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The Governance Imperative

“May you live in interesting times”
Ancient Chinese curse
Threats to the peace, security and prosperity of the world – and the United States – are at alarming levels. In 2017 more of humanity is displaced and seeking refuge than at any time since the massive dislocations of World War II. Syria, Iraq, Yemen and Libya remain open wounds that exacerbate sectarian splits and cycles of violence and destruction throughout a volatile region and the entire world. The Russian Federation has revived the spirit and practice of the Cold War, directly attacking U.S. democratic institutions. North Korea aggressively pursues nuclear weapons and the means to deliver them against the U.S. and its allies. Climate change is physically reshaping our world and undermining the basis of stability and prosperity in the short, medium and long term. A nationalist and nativist chorus is growing around the world, straining national and international systems, while populism is on the rise and the public institutions required to address these many challenges are under attack from both inside and out.
The United States itself is in uncharted territory. Partisanship in Washington and across the country is at troubling levels, and populist politics offer greater division and disharmony in place of solutions and public policy worthy of the name. Hate crimes of every stripe are on the rise. Transparency, civic virtue and civil discourse are undermined from the top. Unfounded claims of wiretapping by the President against his predecessor undermine the foundations of democratic alternation of power and democratic discourse. Public institutions are under attack by the very people elected and appointed to run them. Judges, the civil service, scientists, the media…no one is immune. While the world desperately needs the strength and example of America, the “City on a Hill” feels to many people more like a “city in a ditch.”
We are indeed living in interesting times.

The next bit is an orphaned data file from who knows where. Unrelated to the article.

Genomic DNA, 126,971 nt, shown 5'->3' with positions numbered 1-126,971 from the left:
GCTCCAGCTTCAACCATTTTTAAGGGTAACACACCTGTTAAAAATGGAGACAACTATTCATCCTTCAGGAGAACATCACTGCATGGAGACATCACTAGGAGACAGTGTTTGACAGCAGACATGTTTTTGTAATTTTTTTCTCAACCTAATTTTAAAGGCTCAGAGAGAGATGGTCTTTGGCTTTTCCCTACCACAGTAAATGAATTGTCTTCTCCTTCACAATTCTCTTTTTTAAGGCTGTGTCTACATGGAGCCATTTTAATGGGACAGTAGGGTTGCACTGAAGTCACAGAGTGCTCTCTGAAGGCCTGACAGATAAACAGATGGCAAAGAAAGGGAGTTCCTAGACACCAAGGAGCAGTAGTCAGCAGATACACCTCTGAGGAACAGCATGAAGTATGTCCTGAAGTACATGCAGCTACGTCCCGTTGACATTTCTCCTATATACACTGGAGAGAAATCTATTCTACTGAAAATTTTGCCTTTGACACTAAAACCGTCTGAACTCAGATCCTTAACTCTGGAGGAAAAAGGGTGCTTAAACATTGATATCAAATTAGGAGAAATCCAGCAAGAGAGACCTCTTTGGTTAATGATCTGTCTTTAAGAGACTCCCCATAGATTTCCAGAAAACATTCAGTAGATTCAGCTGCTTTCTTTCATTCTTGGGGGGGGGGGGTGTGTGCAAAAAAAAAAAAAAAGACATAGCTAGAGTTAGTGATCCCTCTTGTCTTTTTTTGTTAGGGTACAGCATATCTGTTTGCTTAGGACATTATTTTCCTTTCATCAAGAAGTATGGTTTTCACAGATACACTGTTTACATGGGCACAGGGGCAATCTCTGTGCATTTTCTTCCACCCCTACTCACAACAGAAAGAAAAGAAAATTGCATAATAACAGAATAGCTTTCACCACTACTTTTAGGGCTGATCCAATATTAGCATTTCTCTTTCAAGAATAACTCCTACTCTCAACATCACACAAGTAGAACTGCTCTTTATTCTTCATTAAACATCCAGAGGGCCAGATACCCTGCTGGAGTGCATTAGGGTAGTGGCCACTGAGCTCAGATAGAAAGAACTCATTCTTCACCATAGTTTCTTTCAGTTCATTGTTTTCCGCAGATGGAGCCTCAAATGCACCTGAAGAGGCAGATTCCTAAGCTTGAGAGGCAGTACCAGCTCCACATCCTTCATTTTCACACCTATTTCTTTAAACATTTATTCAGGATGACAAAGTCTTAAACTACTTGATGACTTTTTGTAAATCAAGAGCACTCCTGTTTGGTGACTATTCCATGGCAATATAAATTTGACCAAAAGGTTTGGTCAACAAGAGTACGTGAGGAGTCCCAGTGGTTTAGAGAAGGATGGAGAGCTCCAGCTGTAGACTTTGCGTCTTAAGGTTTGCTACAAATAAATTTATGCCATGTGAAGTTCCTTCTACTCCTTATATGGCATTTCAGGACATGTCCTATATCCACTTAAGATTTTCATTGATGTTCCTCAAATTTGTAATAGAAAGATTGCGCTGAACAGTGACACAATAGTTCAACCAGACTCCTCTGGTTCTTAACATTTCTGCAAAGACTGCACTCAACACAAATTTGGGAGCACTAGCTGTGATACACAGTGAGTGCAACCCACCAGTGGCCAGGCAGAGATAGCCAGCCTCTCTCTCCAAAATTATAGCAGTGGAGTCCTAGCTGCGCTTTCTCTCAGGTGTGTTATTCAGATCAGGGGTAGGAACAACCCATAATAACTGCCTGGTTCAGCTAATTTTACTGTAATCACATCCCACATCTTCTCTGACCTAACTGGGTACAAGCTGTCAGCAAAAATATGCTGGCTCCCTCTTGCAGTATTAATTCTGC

So, what are good people of all backgrounds and political persuasions to do? How do those committed to advancing democracy and the public good fill the breach? What can members of our School of Public Policy community do?  
The answer, in short, is that we must recognize the “governance imperative” that this moment – and indeed this era – demands, and band together to strengthen governance across the board.  
First, we must work on a bi-partisan basis to fashion fundamental national policies which a broad majority of Americans can support – on healthcare, immigration, energy, infrastructure, budget policy and a range of other pressing issues. Big and complex problems also demand big and inclusive coalitions to solve them. The work of citizens isn’t over once their ballot is cast, it has only begun. Holding our leaders accountable, to all and for all, is the sacred duty of every citizen. On the foreign policy side, this also entails a fundamental recommitment to allies, diplomacy, multi-lateral collaboration, and foreign assistance to re-establish and reinvigorate America’s role in the world after a very disorienting few months.   
Second, we must ensure that the federal government is able to play its role in delivering those policies by improving government systems, not dismantling them. Managing the machinery of government requires pragmatism, not ideology. Institutions which guarantee the rule of law and which provide basic services and basic dignity to all Americans must be supported. On a direct level, that means we must support our students and alumni who have chosen to serve their country by working in the federal government. We honor your service. It is needed more than ever.